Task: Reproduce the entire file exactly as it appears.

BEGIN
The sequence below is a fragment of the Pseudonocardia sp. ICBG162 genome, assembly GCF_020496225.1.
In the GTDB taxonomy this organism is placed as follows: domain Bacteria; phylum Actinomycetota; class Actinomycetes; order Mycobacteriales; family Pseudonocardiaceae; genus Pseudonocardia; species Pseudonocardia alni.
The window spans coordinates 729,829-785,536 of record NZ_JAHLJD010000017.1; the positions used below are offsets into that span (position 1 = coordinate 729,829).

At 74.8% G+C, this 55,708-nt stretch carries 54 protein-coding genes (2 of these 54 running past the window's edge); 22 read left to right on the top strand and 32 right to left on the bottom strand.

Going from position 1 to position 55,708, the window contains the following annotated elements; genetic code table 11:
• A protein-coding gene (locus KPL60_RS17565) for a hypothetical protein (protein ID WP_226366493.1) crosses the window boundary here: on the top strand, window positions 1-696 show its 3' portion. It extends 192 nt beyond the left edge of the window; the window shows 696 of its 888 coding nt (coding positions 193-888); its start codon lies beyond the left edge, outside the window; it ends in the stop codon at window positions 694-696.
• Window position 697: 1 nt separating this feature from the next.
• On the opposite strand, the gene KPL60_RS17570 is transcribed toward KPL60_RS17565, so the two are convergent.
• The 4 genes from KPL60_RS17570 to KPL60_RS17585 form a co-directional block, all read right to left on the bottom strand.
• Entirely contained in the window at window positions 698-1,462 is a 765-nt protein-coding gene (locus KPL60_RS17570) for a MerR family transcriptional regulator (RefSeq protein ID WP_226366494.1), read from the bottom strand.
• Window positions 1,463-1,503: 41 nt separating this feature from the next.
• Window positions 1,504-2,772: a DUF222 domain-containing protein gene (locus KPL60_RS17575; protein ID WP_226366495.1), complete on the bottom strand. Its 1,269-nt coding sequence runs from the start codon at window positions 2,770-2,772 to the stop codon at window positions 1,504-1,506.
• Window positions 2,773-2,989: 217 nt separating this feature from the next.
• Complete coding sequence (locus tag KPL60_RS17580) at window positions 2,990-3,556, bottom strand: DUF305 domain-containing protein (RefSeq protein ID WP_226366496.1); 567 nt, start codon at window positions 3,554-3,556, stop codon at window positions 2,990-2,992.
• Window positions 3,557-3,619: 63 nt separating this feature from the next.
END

The sequence below is a fragment of the Pseudonocardia sp. ICBG162 genome, assembly GCF_020496225.1.
In the GTDB taxonomy this organism is placed as follows: domain Bacteria; phylum Actinomycetota; class Actinomycetes; order Mycobacteriales; family Pseudonocardiaceae; genus Pseudonocardia; species Pseudonocardia alni.
The window spans coordinates 729,829-785,536 of record NZ_JAHLJD010000017.1; the positions used below are offsets into that span (position 1 = coordinate 729,829).

At 74.8% G+C, this 55,708-nt stretch carries 54 protein-coding genes (2 of these 54 running past the window's edge); 22 read left to right on the top strand and 32 right to left on the bottom strand.

Going from position 1 to position 55,708, the window contains the following annotated elements; genetic code table 11:
• A protein-coding gene (locus KPL60_RS17565) for a hypothetical protein (protein ID WP_226366493.1) crosses the window boundary here: on the top strand, window positions 1-696 show its 3' portion. It extends 192 nt beyond the left edge of the window; the window shows 696 of its 888 coding nt (coding positions 193-888); its start codon lies beyond the left edge, outside the window; it ends in the stop codon at window positions 694-696.
• Window position 697: 1 nt separating this feature from the next.
• On the opposite strand, the gene KPL60_RS17570 is transcribed toward KPL60_RS17565, so the two are convergent.
• The 4 genes from KPL60_RS17570 to KPL60_RS17585 form a co-directional block, all read right to left on the bottom strand.
• Entirely contained in the window at window positions 698-1,462 is a 765-nt protein-coding gene (locus KPL60_RS17570) for a MerR family transcriptional regulator (RefSeq protein ID WP_226366494.1), read from the bottom strand.
• Window positions 1,463-1,503: 41 nt separating this feature from the next.
• Window positions 1,504-2,772: a DUF222 domain-containing protein gene (locus KPL60_RS17575; protein ID WP_226366495.1), complete on the bottom strand. Its 1,269-nt coding sequence runs from the start codon at window positions 2,770-2,772 to the stop codon at window positions 1,504-1,506.
• Window positions 2,773-2,989: 217 nt separating this feature from the next.
• Complete coding sequence (locus tag KPL60_RS17580) at window positions 2,990-3,556, bottom strand: DUF305 domain-containing protein (RefSeq protein ID WP_226366496.1); 567 nt, start codon at window positions 3,554-3,556, stop codon at window positions 2,990-2,992.
• Window positions 3,557-3,619: 63 nt separating this feature from the next.